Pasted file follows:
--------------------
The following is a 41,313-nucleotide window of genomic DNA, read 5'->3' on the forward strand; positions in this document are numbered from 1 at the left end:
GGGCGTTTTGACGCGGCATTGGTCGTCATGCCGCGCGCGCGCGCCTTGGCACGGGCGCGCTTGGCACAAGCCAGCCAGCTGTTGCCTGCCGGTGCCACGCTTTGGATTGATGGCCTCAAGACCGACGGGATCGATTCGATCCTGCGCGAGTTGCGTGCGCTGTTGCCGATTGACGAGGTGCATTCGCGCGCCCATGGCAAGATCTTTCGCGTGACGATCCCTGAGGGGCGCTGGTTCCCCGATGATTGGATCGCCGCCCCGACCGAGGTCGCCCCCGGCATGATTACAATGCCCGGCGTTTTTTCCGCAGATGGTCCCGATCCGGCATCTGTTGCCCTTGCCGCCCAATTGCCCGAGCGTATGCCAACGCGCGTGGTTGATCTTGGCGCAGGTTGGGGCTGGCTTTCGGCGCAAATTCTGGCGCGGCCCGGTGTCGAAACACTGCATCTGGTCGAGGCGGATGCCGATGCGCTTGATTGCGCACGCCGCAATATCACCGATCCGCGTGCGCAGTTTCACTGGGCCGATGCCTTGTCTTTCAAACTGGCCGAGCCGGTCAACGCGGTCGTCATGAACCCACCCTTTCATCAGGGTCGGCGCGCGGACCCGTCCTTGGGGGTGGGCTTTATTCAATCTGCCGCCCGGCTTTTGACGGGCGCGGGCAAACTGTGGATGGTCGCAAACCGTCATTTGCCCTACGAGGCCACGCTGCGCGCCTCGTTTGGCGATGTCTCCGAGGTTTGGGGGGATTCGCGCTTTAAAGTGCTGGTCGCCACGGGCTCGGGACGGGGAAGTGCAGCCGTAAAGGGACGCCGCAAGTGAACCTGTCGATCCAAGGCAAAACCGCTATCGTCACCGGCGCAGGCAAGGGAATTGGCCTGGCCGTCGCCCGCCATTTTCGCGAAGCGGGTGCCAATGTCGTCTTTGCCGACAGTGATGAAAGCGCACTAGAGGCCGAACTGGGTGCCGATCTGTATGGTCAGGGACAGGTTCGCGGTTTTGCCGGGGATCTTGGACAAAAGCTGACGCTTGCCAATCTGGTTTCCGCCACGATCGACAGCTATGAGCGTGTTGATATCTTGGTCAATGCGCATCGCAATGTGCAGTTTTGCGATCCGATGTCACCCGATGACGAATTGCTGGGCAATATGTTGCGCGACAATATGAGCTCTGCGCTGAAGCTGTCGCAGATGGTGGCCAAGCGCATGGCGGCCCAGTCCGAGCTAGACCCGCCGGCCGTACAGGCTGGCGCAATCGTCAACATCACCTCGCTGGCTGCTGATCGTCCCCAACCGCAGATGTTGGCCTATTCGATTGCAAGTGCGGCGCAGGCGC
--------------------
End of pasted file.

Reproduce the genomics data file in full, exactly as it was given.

The following is a 41,313-nucleotide window of genomic DNA, read 5'->3' on the forward strand; positions in this document are numbered from 1 at the left end:
GGGCGTTTTGACGCGGCATTGGTCGTCATGCCGCGCGCGCGCGCCTTGGCACGGGCGCGCTTGGCACAAGCCAGCCAGCTGTTGCCTGCCGGTGCCACGCTTTGGATTGATGGCCTCAAGACCGACGGGATCGATTCGATCCTGCGCGAGTTGCGTGCGCTGTTGCCGATTGACGAGGTGCATTCGCGCGCCCATGGCAAGATCTTTCGCGTGACGATCCCTGAGGGGCGCTGGTTCCCCGATGATTGGATCGCCGCCCCGACCGAGGTCGCCCCCGGCATGATTACAATGCCCGGCGTTTTTTCCGCAGATGGTCCCGATCCGGCATCTGTTGCCCTTGCCGCCCAATTGCCCGAGCGTATGCCAACGCGCGTGGTTGATCTTGGCGCAGGTTGGGGCTGGCTTTCGGCGCAAATTCTGGCGCGGCCCGGTGTCGAAACACTGCATCTGGTCGAGGCGGATGCCGATGCGCTTGATTGCGCACGCCGCAATATCACCGATCCGCGTGCGCAGTTTCACTGGGCCGATGCCTTGTCTTTCAAACTGGCCGAGCCGGTCAACGCGGTCGTCATGAACCCACCCTTTCATCAGGGTCGGCGCGCGGACCCGTCCTTGGGGGTGGGCTTTATTCAATCTGCCGCCCGGCTTTTGACGGGCGCGGGCAAACTGTGGATGGTCGCAAACCGTCATTTGCCCTACGAGGCCACGCTGCGCGCCTCGTTTGGCGATGTCTCCGAGGTTTGGGGGGATTCGCGCTTTAAAGTGCTGGTCGCCACGGGCTCGGGACGGGGAAGTGCAGCCGTAAAGGGACGCCGCAAGTGAACCTGTCGATCCAAGGCAAAACCGCTATCGTCACCGGCGCAGGCAAGGGAATTGGCCTGGCCGTCGCCCGCCATTTTCGCGAAGCGGGTGCCAATGTCGTCTTTGCCGACAGTGATGAAAGCGCACTAGAGGCCGAACTGGGTGCCGATCTGTATGGTCAGGGACAGGTTCGCGGTTTTGCCGGGGATCTTGGACAAAAGCTGACGCTTGCCAATCTGGTTTCCGCCACGATCGACAGCTATGAGCGTGTTGATATCTTGGTCAATGCGCATCGCAATGTGCAGTTTTGCGATCCGATGTCACCCGATGACGAATTGCTGGGCAATATGTTGCGCGACAATATGAGCTCTGCGCTGAAGCTGTCGCAGATGGTGGCCAAGCGCATGGCGGCCCAGTCCGAGCTAGACCCGCCGGCCGTACAGGCTGGCGCAATCGTCAACATCACCTCGCTGGCTGCTGATCGTCCCCAACCGCAGATGTTGGCCTATTCGATTGCAAGTGCGGCGCAGGCGC